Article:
Heartbeat technology could be the key to unlocking a future without lots of passwords to remember.
Did you know that heart rhythms are unique to each and every one of us? So could they be used for identification purposes, instead of having to remember lots of passwords or PINs?
The concept has gained the attention of the innovation team here at Lloyds Banking Group, as well as the FinTech community, consumers and the wider industry. In fact, our team’s innovative thinking on this subject was recognised at the 2015 Mobile Innovation Awards, where they won Best Integration of Emerging Technology for their work.
Still, many have questions. Why heartbeat authentication? How secure is it? And, what possibilities could this innovative technology bring?
Clare Calmejane, Director of Innovation, said the team decided to focus on heartbeat authentication technology after consulting various focus groups on different types of wearable tech – which has proved to be a continuing trend. Calmejane and her team believe the technology is a great prospect, but they know that its essential to test new technologies with customers to see if they have the potential to transform the customer experience.
“Our customers expect magic,” said Clare Calmejane. “They expect their financial service providers to be as easy to work with and use as it is for them to book a taxi via Uber. It’s a really exciting time to be in Financial Service Innovation and we’re always on the look out for new technology, ideas and people to help you grow in Group Digital.”
The technology, developed by NymiTM, consists of a band and app that uses the power of the electrocardiogram (ECG) to seamlessly unlock devices, remember passwords and more, just by using our heart’s unique signature.
The complex electrical waveform created by our ECG has enough discriminating characteristics to set us apart from others. And unlike a fingerprint, passwords or PIN, our ECG is internal, and therefore even more difficult to forge – a crucial point for customers and banks alike.
“We needed to validate on the security of the technology, which was one of the things we focused on,” said Calmejane. “And we quickly confirmed that the level of security the Nymi Band provides is impressive.”
Once synced to your unique heartbeat, the band uses encrypted Bluetooth to signal the companion app on your smartphone. It’s designed to stop working if you aren’t attached to the band, and even if it’s misplaced or stolen, no one else can use it to access your secure details.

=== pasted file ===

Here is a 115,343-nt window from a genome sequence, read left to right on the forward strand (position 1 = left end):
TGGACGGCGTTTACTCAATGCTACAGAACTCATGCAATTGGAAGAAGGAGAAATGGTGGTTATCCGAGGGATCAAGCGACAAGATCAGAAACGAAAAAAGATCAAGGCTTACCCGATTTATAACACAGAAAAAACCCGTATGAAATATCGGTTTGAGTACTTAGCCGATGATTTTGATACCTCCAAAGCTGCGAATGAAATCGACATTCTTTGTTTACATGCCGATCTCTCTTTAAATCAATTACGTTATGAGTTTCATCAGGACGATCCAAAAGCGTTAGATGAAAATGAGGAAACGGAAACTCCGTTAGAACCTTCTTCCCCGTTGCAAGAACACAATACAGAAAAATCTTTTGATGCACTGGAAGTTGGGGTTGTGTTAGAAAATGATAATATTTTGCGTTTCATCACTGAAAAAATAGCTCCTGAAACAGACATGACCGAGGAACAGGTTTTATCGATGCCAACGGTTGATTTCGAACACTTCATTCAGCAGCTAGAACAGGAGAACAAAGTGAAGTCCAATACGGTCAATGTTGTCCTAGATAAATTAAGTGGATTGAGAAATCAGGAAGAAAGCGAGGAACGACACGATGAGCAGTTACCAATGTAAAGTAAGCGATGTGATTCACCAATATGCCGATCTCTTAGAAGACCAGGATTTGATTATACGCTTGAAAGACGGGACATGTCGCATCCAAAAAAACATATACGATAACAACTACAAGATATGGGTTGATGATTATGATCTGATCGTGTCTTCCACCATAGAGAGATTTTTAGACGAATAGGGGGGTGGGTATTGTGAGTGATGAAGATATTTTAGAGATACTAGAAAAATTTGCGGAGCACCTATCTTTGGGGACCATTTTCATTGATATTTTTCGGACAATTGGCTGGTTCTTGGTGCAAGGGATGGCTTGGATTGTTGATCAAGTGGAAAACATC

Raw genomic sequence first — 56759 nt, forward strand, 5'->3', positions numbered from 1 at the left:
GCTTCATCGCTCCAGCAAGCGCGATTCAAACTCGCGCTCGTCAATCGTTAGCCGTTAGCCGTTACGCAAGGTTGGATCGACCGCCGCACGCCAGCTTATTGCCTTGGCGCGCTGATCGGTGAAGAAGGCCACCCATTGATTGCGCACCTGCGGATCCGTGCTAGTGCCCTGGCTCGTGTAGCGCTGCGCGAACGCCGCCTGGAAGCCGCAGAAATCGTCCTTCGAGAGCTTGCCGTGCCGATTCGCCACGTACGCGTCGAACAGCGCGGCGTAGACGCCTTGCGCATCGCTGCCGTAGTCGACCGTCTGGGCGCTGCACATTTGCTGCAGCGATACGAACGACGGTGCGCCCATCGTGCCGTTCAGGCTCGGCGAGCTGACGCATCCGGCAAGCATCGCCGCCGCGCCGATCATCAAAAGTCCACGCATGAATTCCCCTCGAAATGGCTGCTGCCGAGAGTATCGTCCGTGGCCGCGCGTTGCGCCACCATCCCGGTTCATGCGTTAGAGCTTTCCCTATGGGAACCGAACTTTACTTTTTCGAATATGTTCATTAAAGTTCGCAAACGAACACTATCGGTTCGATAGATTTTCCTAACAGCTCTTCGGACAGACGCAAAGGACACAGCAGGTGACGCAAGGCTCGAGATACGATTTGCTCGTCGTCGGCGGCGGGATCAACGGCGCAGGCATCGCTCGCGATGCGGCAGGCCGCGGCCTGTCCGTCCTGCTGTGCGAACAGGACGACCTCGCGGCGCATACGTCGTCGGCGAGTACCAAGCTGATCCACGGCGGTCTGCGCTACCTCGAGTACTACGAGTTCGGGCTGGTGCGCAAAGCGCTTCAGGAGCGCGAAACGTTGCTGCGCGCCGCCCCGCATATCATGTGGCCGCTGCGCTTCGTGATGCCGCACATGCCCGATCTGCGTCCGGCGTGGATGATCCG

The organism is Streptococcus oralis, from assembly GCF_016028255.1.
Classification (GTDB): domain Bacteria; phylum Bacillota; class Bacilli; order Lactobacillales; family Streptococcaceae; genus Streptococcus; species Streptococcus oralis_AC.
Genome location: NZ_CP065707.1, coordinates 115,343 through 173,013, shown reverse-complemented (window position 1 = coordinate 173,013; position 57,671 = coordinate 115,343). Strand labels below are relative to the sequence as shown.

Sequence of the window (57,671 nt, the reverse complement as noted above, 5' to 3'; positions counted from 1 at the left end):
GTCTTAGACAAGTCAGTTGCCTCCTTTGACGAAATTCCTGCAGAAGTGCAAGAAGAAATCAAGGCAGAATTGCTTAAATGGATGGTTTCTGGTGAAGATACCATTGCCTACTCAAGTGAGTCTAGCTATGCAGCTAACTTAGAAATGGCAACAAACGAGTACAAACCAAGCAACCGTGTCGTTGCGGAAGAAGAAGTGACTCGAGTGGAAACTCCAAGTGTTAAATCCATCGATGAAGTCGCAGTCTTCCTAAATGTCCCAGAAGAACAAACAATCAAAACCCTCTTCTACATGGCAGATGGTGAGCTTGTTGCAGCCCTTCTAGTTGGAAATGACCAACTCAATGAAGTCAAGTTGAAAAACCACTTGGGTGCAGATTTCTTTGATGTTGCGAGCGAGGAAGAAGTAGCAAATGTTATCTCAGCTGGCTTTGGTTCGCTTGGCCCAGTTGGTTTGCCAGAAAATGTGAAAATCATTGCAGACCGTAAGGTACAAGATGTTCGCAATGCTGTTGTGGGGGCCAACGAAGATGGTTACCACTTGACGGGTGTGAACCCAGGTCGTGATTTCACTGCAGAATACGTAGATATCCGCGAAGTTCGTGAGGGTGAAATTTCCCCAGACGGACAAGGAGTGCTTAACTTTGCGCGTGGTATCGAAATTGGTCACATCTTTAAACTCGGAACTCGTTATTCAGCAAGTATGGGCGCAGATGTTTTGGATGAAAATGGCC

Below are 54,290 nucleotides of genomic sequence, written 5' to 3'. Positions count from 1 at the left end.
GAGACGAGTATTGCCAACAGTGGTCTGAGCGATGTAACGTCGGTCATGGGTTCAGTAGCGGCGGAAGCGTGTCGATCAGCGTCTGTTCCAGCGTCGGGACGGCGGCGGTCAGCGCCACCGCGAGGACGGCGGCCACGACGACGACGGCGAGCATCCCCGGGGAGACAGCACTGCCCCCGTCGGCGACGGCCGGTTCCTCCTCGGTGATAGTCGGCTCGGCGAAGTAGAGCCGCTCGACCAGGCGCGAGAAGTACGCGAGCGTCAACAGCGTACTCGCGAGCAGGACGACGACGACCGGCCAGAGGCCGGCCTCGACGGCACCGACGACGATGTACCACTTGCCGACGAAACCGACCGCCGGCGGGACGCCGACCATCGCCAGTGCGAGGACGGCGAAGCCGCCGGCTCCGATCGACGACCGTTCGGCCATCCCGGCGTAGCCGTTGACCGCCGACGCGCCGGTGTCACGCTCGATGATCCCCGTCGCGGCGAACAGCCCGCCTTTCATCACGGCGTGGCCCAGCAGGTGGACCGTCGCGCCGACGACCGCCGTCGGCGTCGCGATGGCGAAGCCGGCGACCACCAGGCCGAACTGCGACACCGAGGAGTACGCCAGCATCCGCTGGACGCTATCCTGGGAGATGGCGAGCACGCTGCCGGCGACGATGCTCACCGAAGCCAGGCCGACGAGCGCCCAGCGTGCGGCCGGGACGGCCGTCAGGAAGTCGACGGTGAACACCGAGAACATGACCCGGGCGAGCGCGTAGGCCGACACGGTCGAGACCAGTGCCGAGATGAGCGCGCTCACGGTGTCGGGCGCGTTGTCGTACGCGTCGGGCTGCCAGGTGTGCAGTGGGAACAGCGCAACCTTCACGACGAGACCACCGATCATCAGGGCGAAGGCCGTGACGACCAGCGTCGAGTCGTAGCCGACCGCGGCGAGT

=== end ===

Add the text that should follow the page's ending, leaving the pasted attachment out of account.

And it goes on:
The LBG innovation team created a prototype – connecting the band to an app and designing a basic sign-up journey that allowed users to log in to their bank account. Once set up, users wearing the band could understand how they would be able to log in with just a tap of the prototype app.
“We trialed it with customers in-branch, and they liked the technology and the concept,” Calmejane said. “But, just like the bank, they wanted it validated as secure, in terms of where the data is stored – is it on the band, in the app, can someone use that, how easy is it to replicate?”
While most customers were reluctant to adopt the technology at this early stage , they agreed that there would be real potential if it became compatible everywhere they need passwords or PIN identification. There were also plenty of requests for the technology to be available through existing wearable tech, such as smart watches.
So where to next?
The technology is currently considered as more of a potential customer experience benefit, but the team sees many other possible uses – including for Lloyds Banking Group employees to log on securely at work.
It’s been an exciting project for Calmejane and her team, and they are enthusiastic about the benefits and possibilities the technology will bring. One thing is clear however – the emergence of heartbeat authentication technology could make banking even more personal than ever, allowing this essential function of daily life to be integrated with our physical selves.
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